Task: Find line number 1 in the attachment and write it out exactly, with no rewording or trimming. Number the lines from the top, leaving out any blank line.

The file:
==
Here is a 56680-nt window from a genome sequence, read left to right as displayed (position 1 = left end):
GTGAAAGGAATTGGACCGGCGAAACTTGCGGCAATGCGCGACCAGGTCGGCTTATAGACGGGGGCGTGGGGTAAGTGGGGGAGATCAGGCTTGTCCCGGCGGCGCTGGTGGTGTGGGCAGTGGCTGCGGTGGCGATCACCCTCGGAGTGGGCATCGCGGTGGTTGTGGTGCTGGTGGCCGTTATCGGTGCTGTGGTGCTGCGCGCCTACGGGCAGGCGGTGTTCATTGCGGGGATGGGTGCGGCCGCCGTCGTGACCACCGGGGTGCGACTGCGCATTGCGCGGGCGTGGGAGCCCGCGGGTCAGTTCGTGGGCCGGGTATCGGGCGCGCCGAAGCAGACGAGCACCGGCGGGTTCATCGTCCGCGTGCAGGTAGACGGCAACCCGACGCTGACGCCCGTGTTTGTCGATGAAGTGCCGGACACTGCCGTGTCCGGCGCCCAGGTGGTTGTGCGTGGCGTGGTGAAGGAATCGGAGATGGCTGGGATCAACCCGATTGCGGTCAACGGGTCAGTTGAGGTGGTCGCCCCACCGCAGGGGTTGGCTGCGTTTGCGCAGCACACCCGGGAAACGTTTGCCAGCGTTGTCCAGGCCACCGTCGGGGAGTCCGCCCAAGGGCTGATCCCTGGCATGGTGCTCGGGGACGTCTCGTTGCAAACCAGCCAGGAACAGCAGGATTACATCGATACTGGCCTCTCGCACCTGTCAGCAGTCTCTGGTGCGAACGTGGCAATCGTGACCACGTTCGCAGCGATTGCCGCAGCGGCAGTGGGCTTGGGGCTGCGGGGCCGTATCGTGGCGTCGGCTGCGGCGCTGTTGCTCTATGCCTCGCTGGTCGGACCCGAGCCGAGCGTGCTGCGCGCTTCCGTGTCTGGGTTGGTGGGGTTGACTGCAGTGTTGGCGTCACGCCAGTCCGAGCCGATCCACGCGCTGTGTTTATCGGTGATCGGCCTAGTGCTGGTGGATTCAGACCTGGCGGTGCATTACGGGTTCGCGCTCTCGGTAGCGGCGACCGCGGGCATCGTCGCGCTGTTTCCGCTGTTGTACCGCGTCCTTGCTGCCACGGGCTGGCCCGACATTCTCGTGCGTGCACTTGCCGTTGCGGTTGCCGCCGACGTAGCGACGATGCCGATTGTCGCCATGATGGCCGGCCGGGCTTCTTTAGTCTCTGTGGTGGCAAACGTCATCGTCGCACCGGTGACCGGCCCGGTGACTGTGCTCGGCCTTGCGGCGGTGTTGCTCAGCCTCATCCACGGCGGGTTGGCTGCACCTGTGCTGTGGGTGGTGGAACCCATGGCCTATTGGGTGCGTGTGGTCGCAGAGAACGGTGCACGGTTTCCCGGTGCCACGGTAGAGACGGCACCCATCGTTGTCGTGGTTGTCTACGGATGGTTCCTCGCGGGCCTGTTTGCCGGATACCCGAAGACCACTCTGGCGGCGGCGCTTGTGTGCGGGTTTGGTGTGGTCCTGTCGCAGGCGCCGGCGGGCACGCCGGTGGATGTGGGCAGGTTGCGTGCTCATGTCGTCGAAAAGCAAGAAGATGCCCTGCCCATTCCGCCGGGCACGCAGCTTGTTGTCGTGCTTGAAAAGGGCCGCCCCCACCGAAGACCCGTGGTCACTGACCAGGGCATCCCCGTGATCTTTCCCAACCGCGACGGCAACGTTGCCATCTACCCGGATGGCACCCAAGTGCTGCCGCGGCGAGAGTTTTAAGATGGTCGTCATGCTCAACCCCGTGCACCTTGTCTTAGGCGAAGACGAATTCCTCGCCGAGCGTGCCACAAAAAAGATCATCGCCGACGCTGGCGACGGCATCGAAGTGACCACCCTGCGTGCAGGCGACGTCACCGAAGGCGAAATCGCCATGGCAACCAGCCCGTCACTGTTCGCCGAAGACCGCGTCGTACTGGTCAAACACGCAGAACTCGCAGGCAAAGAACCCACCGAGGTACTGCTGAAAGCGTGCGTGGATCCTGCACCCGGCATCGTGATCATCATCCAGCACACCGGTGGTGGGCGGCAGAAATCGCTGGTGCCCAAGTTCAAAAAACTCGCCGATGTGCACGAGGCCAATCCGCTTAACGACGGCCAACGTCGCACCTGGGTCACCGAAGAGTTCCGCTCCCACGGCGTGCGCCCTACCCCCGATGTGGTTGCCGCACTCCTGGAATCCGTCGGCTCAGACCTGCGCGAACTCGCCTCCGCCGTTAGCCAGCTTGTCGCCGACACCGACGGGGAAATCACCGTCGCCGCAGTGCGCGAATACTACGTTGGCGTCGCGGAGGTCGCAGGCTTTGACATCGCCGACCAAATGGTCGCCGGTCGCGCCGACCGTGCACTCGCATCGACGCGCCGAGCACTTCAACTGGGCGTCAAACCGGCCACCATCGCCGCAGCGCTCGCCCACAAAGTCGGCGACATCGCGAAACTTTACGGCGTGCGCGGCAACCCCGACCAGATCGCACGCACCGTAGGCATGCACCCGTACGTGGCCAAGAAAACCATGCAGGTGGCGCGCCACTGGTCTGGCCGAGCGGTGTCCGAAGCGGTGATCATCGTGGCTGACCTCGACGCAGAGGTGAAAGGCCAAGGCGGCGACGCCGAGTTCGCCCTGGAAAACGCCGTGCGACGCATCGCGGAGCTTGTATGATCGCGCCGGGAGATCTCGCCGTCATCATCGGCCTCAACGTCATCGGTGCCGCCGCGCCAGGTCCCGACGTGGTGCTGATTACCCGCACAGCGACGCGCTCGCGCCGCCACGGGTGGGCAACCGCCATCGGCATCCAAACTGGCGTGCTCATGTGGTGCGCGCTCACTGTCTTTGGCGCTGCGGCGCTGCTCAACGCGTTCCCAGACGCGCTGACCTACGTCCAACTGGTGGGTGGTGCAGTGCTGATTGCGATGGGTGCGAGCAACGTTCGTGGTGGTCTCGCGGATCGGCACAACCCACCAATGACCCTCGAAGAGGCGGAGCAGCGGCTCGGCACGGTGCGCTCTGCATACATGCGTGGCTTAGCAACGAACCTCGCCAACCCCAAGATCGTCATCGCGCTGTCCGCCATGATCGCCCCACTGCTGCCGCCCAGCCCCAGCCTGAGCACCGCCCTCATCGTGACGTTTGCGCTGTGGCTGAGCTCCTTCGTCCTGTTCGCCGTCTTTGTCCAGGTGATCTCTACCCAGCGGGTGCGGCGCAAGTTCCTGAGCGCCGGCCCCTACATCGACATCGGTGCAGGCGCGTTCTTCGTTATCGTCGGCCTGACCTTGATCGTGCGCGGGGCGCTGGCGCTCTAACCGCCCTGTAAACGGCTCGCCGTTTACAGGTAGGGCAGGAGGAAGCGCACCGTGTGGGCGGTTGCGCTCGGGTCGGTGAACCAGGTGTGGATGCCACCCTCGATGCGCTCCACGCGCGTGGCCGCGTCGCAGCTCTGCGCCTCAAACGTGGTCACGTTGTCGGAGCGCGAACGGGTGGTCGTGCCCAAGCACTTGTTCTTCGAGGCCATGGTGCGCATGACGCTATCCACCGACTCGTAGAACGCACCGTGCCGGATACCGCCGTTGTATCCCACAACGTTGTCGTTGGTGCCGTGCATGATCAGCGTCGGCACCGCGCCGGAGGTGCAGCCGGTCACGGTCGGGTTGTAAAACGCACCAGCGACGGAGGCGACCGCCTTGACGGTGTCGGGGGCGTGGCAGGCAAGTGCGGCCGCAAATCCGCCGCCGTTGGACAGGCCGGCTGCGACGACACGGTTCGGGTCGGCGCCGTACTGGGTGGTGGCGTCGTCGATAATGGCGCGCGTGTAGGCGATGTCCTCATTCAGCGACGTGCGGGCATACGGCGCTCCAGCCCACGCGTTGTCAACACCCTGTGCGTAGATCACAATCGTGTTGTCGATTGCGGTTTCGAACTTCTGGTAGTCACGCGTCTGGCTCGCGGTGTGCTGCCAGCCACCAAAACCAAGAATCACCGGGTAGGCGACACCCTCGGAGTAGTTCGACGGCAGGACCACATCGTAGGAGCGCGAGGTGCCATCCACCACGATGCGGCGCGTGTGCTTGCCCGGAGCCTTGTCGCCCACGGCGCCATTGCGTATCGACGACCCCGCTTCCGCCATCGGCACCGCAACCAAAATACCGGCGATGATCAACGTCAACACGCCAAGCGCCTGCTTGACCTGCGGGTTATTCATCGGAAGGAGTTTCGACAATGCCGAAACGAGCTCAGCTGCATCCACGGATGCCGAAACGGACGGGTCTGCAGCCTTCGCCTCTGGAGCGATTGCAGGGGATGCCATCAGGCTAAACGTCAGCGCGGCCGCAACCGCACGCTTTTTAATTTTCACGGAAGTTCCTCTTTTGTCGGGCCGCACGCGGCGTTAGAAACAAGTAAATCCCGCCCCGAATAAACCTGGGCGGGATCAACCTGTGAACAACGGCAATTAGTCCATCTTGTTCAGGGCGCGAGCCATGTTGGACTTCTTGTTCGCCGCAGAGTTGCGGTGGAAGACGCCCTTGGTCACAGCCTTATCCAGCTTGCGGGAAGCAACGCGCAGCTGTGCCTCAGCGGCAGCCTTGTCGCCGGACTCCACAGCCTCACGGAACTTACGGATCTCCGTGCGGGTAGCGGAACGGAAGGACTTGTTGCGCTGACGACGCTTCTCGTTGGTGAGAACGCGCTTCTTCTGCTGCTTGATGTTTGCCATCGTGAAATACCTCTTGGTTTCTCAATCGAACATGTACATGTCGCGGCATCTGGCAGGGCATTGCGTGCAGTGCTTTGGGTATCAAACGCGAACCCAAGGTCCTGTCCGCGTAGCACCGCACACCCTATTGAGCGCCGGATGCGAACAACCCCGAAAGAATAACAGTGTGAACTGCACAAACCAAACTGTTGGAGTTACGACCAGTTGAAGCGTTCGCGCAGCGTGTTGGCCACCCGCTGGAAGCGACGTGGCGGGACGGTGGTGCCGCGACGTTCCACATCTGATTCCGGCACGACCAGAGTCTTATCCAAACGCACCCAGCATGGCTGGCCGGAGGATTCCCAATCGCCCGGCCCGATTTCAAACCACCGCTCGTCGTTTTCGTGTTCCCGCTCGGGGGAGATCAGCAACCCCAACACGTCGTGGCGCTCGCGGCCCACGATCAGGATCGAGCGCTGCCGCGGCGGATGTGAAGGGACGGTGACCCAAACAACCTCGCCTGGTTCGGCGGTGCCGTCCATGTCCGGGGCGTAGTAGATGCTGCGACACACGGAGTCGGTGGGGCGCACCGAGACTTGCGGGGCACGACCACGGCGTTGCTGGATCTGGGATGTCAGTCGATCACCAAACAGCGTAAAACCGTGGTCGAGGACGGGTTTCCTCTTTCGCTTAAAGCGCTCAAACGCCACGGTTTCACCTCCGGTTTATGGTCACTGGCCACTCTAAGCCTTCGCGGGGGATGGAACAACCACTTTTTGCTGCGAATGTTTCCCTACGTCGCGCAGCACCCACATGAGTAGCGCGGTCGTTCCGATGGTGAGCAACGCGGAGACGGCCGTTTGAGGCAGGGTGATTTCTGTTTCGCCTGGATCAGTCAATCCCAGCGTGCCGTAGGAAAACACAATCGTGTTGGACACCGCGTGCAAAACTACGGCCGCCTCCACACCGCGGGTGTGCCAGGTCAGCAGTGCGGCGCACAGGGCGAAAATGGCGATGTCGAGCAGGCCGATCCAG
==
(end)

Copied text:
Here is a 56680-nt window from a genome sequence, read left to right as displayed (position 1 = left end):